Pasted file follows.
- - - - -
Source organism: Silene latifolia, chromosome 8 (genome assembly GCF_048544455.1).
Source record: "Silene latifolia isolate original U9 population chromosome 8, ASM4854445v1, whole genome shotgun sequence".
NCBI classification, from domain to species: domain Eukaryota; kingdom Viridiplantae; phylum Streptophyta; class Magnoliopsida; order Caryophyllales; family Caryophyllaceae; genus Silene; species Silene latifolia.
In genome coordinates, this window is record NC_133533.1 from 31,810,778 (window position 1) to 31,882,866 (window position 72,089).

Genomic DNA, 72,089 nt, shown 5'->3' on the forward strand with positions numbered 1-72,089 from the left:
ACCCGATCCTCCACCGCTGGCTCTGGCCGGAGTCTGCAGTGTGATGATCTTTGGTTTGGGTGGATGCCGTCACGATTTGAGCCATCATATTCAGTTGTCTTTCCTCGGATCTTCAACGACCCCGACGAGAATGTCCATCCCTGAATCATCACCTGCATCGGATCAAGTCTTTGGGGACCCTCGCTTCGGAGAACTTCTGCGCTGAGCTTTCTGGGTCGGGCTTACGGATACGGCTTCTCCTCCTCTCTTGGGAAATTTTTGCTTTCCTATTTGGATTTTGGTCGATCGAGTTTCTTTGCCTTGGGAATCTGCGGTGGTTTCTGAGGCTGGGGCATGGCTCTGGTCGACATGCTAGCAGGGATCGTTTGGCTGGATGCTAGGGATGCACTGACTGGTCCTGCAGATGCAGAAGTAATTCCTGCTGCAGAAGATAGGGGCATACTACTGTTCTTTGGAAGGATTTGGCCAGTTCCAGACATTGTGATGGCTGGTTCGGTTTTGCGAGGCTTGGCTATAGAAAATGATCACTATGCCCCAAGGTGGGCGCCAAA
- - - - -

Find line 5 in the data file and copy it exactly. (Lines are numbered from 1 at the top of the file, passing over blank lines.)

Genomic DNA, 72,089 nt, shown 5'->3' on the forward strand with positions numbered 1-72,089 from the left: